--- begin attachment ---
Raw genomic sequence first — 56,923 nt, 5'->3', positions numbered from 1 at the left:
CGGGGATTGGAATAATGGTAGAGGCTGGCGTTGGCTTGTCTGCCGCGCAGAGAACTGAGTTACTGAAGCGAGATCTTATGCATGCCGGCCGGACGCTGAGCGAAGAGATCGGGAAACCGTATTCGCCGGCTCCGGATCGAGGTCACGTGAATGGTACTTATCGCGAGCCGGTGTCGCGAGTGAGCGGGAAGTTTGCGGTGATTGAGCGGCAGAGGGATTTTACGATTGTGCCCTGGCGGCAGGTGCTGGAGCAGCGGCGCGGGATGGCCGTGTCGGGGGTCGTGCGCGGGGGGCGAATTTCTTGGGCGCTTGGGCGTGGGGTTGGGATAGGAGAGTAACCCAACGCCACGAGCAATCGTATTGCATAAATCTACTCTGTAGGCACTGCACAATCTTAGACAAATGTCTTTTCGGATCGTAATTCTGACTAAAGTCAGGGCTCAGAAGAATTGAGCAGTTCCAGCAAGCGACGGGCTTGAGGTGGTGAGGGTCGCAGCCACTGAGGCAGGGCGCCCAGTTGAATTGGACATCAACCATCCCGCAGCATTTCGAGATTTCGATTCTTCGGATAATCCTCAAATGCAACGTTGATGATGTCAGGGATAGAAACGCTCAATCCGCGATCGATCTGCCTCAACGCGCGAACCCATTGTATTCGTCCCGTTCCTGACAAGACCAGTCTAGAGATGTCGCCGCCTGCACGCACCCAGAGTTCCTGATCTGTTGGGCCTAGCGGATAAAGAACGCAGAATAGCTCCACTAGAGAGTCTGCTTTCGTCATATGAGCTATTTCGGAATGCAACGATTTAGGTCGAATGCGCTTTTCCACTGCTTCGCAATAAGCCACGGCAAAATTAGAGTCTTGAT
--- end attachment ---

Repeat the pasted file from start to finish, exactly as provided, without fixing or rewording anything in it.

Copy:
Raw genomic sequence first — 56,923 nt, 5'->3', positions numbered from 1 at the left:
CGGGGATTGGAATAATGGTAGAGGCTGGCGTTGGCTTGTCTGCCGCGCAGAGAACTGAGTTACTGAAGCGAGATCTTATGCATGCCGGCCGGACGCTGAGCGAAGAGATCGGGAAACCGTATTCGCCGGCTCCGGATCGAGGTCACGTGAATGGTACTTATCGCGAGCCGGTGTCGCGAGTGAGCGGGAAGTTTGCGGTGATTGAGCGGCAGAGGGATTTTACGATTGTGCCCTGGCGGCAGGTGCTGGAGCAGCGGCGCGGGATGGCCGTGTCGGGGGTCGTGCGCGGGGGGCGAATTTCTTGGGCGCTTGGGCGTGGGGTTGGGATAGGAGAGTAACCCAACGCCACGAGCAATCGTATTGCATAAATCTACTCTGTAGGCACTGCACAATCTTAGACAAATGTCTTTTCGGATCGTAATTCTGACTAAAGTCAGGGCTCAGAAGAATTGAGCAGTTCCAGCAAGCGACGGGCTTGAGGTGGTGAGGGTCGCAGCCACTGAGGCAGGGCGCCCAGTTGAATTGGACATCAACCATCCCGCAGCATTTCGAGATTTCGATTCTTCGGATAATCCTCAAATGCAACGTTGATGATGTCAGGGATAGAAACGCTCAATCCGCGATCGATCTGCCTCAACGCGCGAACCCATTGTATTCGTCCCGTTCCTGACAAGACCAGTCTAGAGATGTCGCCGCCTGCACGCACCCAGAGTTCCTGATCTGTTGGGCCTAGCGGATAAAGAACGCAGAATAGCTCCACTAGAGAGTCTGCTTTCGTCATATGAGCTATTTCGGAATGCAACGATTTAGGTCGAATGCGCTTTTCCACTGCTTCGCAATAAGCCACGGCAAAATTAGAGTCTTGAT